I held out my right hand and let the keys fall into my palm. I thought about the one thing I hadn't seen The Hero carry out her door. "What about your piano?"
She shrugged and ran a hand through her short hair. There was more gray in it than I'd realized. When I'd imagined a life with her, I'd made her my age, but I was reminded now of the fact that she was actually more than ten years my senior, although she looked damn good for her age. "I'm leaving it. It wasn't mine to begin with. It belonged to whoever lived here before me, and anyway, it'd be a pain in the ass to move."
"Will you buy a new one?"
"I don't know. Maybe eventually. But mostly it takes up space and gathers dust, you know?"
She'd played almost every night. Certainly she loved it. I'd made myself believe she loved it. How else could I possibly love her?
"Anyway," she said, suddenly awkward. "Take care."
Then she turned around and walked away. Down the sidewalk to the truck. Away from the imaginary life she'd unknowingly starred in.
Away from me.
* * *
Two days later, the scene was repeated in reverse. A Tahoe and a pickup truck filled with furniture and boxes parked in front of the house. A total of four men got out and walked through the bright autumn leaves littering the lawn to the side of the house, out of my line of sight.
I should introduce myself. Find out who exactly was moving in and give him the spare key.
That's what I told myself, but I knew I wouldn't do it. Not until I was forced to.
I heard laughter downstairs, then piano notes. Not a real song like Regina had played. Not the practiced music of a pianist, but the inexpert jangle of random tones as somebody tested the instrument. I pictured one of the men leaning against Regina's piano, hitting the keys, laughing with his friends at his own lack of skill.
"Don't quit your day job!" one of them said.
The house I lived in had been built as a split-level in the seventies, but had been broken up into two separate apartments. Mine consisted of what had once been the main floor, which meant my door opened onto the front porch. The lower apartment was reached via a stairway at the side of the house. The setup was unusual in that the house was built on a hill and had a walk-out basement, making the downstairs living space far more tolerable than most basement apartments. I listened to the men below as they wandered through the apartment, looking in closets and kitchen cabinets, opening the sliding glass door to look at our shared backyard. Most times, their words were indistinguishable, but I could hear their laughter clearly through the vents. It had been a long time since I'd shared that kind of easy laughter with anybody.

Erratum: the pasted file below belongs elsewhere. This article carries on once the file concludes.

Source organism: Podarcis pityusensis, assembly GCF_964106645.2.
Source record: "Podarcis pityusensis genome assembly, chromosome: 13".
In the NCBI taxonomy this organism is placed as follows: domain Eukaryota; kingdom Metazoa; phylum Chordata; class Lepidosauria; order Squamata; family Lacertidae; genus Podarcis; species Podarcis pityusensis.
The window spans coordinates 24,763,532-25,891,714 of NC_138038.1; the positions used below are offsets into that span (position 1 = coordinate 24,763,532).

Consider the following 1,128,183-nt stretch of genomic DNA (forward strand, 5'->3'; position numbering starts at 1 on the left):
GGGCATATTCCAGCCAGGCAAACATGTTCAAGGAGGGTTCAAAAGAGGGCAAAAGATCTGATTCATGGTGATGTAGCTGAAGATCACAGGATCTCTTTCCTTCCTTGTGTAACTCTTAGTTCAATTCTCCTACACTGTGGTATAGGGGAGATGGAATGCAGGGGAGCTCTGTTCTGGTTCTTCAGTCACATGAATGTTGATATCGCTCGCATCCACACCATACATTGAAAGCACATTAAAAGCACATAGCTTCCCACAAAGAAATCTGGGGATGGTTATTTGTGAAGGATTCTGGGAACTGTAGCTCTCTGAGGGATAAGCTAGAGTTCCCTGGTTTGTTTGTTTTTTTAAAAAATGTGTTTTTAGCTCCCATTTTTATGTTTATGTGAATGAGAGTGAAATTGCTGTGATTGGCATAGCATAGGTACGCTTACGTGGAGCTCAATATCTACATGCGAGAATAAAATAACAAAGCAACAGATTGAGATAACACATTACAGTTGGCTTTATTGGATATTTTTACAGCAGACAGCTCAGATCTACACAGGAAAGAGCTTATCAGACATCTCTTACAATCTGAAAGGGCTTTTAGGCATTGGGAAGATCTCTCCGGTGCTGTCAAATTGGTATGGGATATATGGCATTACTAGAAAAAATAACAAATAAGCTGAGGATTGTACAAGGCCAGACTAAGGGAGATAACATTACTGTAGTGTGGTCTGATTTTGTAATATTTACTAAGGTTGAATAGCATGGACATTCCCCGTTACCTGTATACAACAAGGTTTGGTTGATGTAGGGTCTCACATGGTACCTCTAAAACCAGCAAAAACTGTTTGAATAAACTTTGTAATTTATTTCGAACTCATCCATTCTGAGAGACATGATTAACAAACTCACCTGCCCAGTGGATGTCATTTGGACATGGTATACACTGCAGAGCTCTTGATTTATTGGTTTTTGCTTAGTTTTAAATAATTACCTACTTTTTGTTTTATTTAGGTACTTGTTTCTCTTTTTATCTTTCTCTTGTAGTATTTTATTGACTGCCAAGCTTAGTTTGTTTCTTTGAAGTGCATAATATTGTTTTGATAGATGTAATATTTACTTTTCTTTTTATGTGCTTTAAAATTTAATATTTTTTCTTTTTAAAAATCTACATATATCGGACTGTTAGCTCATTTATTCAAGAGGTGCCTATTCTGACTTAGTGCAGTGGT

For the first time, I regretted having an apartment below me.
Luckily, the torture didn't last long. Soon enough, the laughter stopped and the moving began. I watched for a few minutes through my window. Like before, two of the men were clearly a couple. They were happy and stupidly in love, one of them tall and thin and dark, the other shorter and blond. I immediately hated them for their easy, open affection. I hoped they weren't the ones moving in.
I turned my attention to the other two. Neither was a big as The Hero had been, although one of them in particular was obviously well acquainted with the gym. His arms bulged under the short sleeves of his shirt. Dark blond hair and bright, laughing eyes. I couldn't decide if he and the fourth man, whose arms were covered with tattoos, were lovers or not. Friends certainly, but if they were more, they at least didn't glow with the bright, electric giddiness of the other two.
Four able-bodied men. Not a missing limb among them.
I didn't even think about offering to help.
Instead, I went to my computer and worked. After all, there were bills to pay. A teacher in high school had shown me how to type one-handed, using home row as my base, keeping my index finger on the F and my pinky on the J. I'd always been a stellar student, and typing was no different. I'd practiced with relentless determination and could now type one-handed as well as many people could with two, and missing my left hand didn't diminish my ability to use a mouse. I put on my headphones and lost the afternoon to work, designing newsletters and brochures for a local marketing company. It wasn't necessarily a job I loved, but it was one I was good at and it allowed me the luxury of working from home. My music drowned out the sound of the men bumping down the outside steps with boxes and furniture.
It wasn't until long after I'd quit working for the day that the knock came, not from the front door where one might expect it, but from the sliding glass door in the dining room, which meant whoever was knocking must have come through the shared backyard and up the stairs to my elevated porch. I rounded the corner from my hallway and saw the blond with the big arms waving at me through the glass.
Too late to pretend I wasn't home.
I slid the door aside, painfully aware of the fact that I couldn't hide the left half of my body from his view. "Yes?"
"Hey!" he said, holding his right hand out to me. "I'm Nick Reynolds. I just moved in downstairs. I thought I should introduce myself since we're neighbors now."